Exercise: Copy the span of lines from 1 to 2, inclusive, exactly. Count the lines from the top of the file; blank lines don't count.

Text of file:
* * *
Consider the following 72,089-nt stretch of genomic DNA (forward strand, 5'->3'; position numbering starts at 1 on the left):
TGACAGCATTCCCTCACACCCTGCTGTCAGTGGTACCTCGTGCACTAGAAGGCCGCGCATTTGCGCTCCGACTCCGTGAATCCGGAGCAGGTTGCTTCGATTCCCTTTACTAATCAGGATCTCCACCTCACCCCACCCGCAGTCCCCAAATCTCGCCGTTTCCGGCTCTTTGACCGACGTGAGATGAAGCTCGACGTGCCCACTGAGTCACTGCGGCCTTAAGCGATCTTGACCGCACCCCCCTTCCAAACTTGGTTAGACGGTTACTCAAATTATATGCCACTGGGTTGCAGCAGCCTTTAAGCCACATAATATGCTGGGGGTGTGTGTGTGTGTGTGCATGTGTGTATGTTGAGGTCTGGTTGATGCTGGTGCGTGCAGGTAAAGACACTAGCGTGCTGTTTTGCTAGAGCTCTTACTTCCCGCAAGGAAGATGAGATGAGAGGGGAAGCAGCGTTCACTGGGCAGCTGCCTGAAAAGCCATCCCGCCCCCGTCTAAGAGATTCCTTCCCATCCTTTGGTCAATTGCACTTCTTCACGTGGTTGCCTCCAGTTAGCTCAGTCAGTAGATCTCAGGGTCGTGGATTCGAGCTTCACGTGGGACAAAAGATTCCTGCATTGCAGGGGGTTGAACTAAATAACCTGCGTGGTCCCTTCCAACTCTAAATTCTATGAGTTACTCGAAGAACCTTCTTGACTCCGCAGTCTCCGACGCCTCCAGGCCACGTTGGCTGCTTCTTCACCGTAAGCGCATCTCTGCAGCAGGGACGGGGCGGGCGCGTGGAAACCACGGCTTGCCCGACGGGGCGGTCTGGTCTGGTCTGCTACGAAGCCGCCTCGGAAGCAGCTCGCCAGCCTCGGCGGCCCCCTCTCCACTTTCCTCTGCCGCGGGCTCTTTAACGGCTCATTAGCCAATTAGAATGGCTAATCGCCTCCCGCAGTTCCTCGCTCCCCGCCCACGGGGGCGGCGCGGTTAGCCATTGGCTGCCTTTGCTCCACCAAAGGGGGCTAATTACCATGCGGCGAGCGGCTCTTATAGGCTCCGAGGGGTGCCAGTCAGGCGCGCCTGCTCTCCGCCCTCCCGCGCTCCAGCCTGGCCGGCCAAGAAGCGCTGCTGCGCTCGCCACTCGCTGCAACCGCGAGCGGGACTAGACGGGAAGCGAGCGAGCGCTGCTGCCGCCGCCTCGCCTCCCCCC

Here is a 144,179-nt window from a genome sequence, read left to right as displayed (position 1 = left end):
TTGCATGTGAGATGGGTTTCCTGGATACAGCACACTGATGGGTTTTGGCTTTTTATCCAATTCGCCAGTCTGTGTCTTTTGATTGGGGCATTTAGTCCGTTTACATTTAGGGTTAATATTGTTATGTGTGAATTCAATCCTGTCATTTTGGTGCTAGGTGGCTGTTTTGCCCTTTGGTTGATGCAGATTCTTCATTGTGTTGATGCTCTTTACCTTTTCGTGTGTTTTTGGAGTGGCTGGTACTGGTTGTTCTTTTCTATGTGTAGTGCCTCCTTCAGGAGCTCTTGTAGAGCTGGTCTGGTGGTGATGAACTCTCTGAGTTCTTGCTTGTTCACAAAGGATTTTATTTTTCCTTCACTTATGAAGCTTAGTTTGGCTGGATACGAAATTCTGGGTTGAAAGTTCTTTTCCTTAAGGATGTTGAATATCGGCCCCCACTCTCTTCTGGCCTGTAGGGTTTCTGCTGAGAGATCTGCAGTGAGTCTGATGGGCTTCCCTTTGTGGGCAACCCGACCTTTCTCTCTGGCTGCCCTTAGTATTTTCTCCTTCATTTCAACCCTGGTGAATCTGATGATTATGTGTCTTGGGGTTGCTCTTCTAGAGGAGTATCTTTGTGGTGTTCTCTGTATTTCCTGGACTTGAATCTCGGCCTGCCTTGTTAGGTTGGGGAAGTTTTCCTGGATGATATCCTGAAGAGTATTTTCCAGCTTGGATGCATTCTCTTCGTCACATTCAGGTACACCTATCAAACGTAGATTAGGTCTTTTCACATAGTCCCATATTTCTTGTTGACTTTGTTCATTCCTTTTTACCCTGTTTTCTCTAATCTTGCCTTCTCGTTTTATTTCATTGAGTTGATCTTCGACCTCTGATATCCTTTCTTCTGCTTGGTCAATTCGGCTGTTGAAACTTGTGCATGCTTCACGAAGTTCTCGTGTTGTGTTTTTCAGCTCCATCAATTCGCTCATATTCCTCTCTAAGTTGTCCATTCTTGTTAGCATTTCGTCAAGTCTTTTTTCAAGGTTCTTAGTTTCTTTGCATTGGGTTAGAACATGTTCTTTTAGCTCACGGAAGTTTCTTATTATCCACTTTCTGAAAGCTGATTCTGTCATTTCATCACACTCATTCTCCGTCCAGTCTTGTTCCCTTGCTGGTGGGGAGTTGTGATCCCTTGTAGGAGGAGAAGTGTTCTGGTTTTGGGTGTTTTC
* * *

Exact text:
Consider the following 72,089-nt stretch of genomic DNA (forward strand, 5'->3'; position numbering starts at 1 on the left):
TGACAGCATTCCCTCACACCCTGCTGTCAGTGGTACCTCGTGCACTAGAAGGCCGCGCATTTGCGCTCCGACTCCGTGAATCCGGAGCAGGTTGCTTCGATTCCCTTTACTAATCAGGATCTCCACCTCACCCCACCCGCAGTCCCCAAATCTCGCCGTTTCCGGCTCTTTGACCGACGTGAGATGAAGCTCGACGTGCCCACTGAGTCACTGCGGCCTTAAGCGATCTTGACCGCACCCCCCTTCCAAACTTGGTTAGACGGTTACTCAAATTATATGCCACTGGGTTGCAGCAGCCTTTAAGCCACATAATATGCTGGGGGTGTGTGTGTGTGTGTGCATGTGTGTATGTTGAGGTCTGGTTGATGCTGGTGCGTGCAGGTAAAGACACTAGCGTGCTGTTTTGCTAGAGCTCTTACTTCCCGCAAGGAAGATGAGATGAGAGGGGAAGCAGCGTTCACTGGGCAGCTGCCTGAAAAGCCATCCCGCCCCCGTCTAAGAGATTCCTTCCCATCCTTTGGTCAATTGCACTTCTTCACGTGGTTGCCTCCAGTTAGCTCAGTCAGTAGATCTCAGGGTCGTGGATTCGAGCTTCACGTGGGACAAAAGATTCCTGCATTGCAGGGGGTTGAACTAAATAACCTGCGTGGTCCCTTCCAACTCTAAATTCTATGAGTTACTCGAAGAACCTTCTTGACTCCGCAGTCTCCGACGCCTCCAGGCCACGTTGGCTGCTTCTTCACCGTAAGCGCATCTCTGCAGCAGGGACGGGGCGGGCGCGTGGAAACCACGGCTTGCCCGACGGGGCGGTCTGGTCTGGTCTGCTACGAAGCCGCCTCGGAAGCAGCTCGCCAGCCTCGGCGGCCCCCTCTCCACTTTCCTCTGCCGCGGGCTCTTTAACGGCTCATTAGCCAATTAGAATGGCTAATCGCCTCCCGCAGTTCCTCGCTCCCCGCCCACGGGGGCGGCGCGGTTAGCCATTGGCTGCCTTTGCTCCACCAAAGGGGGCTAATTACCATGCGGCGAGCGGCTCTTATAGGCTCCGAGGGGTGCCAGTCAGGCGCGCCTGCTCTCCGCCCTCCCGCGCTCCAGCCTGGCCGGCCAAGAAGCGCTGCTGCGCTCGCCACTCGCTGCAACCGCGAGCGGGACTAGACGGGAAGCGAGCGAGCGCTGCTGCCGCCGCCTCGCCTCCCCCC